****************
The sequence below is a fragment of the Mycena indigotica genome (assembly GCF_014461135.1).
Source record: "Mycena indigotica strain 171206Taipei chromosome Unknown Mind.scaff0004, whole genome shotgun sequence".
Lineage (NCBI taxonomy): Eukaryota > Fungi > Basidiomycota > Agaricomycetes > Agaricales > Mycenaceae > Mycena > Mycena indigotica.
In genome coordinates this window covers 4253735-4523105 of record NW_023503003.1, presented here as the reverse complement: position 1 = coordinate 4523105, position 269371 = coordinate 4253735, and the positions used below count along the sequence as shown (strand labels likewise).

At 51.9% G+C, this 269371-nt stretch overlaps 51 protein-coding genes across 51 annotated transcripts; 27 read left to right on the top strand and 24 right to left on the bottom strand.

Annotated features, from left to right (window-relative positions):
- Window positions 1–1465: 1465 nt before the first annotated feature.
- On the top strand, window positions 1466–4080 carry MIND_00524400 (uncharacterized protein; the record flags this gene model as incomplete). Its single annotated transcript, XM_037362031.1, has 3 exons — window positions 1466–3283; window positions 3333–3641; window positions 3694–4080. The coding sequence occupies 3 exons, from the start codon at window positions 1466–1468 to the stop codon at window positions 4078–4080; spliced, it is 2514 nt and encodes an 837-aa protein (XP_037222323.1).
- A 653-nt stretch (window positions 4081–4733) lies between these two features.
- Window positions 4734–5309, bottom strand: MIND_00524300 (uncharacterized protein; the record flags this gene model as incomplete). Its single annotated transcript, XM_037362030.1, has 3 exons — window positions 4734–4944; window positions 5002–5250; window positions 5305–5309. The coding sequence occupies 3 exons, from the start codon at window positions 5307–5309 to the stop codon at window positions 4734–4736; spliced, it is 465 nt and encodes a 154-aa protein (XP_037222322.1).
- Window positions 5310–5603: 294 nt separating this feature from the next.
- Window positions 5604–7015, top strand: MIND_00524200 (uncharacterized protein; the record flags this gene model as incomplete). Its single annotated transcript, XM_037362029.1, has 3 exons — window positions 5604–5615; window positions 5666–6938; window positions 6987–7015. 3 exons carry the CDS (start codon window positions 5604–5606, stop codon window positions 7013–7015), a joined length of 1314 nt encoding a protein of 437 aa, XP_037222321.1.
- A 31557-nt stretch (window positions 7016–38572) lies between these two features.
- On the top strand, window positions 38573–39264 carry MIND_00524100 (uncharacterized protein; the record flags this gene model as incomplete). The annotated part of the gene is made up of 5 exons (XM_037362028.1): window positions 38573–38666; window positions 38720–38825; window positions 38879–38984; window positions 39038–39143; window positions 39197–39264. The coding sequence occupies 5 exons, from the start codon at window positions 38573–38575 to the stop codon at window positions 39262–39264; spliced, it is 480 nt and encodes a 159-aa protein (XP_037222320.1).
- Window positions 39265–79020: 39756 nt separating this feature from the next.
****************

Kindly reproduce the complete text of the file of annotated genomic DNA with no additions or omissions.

The sequence below is a fragment of the Mycena indigotica genome (assembly GCF_014461135.1).
Source record: "Mycena indigotica strain 171206Taipei chromosome Unknown Mind.scaff0004, whole genome shotgun sequence".
Lineage (NCBI taxonomy): Eukaryota > Fungi > Basidiomycota > Agaricomycetes > Agaricales > Mycenaceae > Mycena > Mycena indigotica.
In genome coordinates this window covers 4253735-4523105 of record NW_023503003.1, presented here as the reverse complement: position 1 = coordinate 4523105, position 269371 = coordinate 4253735, and the positions used below count along the sequence as shown (strand labels likewise).

At 51.9% G+C, this 269371-nt stretch overlaps 51 protein-coding genes across 51 annotated transcripts; 27 read left to right on the top strand and 24 right to left on the bottom strand.

Annotated features, from left to right (window-relative positions):
- Window positions 1–1465: 1465 nt before the first annotated feature.
- On the top strand, window positions 1466–4080 carry MIND_00524400 (uncharacterized protein; the record flags this gene model as incomplete). Its single annotated transcript, XM_037362031.1, has 3 exons — window positions 1466–3283; window positions 3333–3641; window positions 3694–4080. The coding sequence occupies 3 exons, from the start codon at window positions 1466–1468 to the stop codon at window positions 4078–4080; spliced, it is 2514 nt and encodes an 837-aa protein (XP_037222323.1).
- A 653-nt stretch (window positions 4081–4733) lies between these two features.
- Window positions 4734–5309, bottom strand: MIND_00524300 (uncharacterized protein; the record flags this gene model as incomplete). Its single annotated transcript, XM_037362030.1, has 3 exons — window positions 4734–4944; window positions 5002–5250; window positions 5305–5309. The coding sequence occupies 3 exons, from the start codon at window positions 5307–5309 to the stop codon at window positions 4734–4736; spliced, it is 465 nt and encodes a 154-aa protein (XP_037222322.1).
- Window positions 5310–5603: 294 nt separating this feature from the next.
- Window positions 5604–7015, top strand: MIND_00524200 (uncharacterized protein; the record flags this gene model as incomplete). Its single annotated transcript, XM_037362029.1, has 3 exons — window positions 5604–5615; window positions 5666–6938; window positions 6987–7015. 3 exons carry the CDS (start codon window positions 5604–5606, stop codon window positions 7013–7015), a joined length of 1314 nt encoding a protein of 437 aa, XP_037222321.1.
- A 31557-nt stretch (window positions 7016–38572) lies between these two features.
- On the top strand, window positions 38573–39264 carry MIND_00524100 (uncharacterized protein; the record flags this gene model as incomplete). The annotated part of the gene is made up of 5 exons (XM_037362028.1): window positions 38573–38666; window positions 38720–38825; window positions 38879–38984; window positions 39038–39143; window positions 39197–39264. The coding sequence occupies 5 exons, from the start codon at window positions 38573–38575 to the stop codon at window positions 39262–39264; spliced, it is 480 nt and encodes a 159-aa protein (XP_037222320.1).
- Window positions 39265–79020: 39756 nt separating this feature from the next.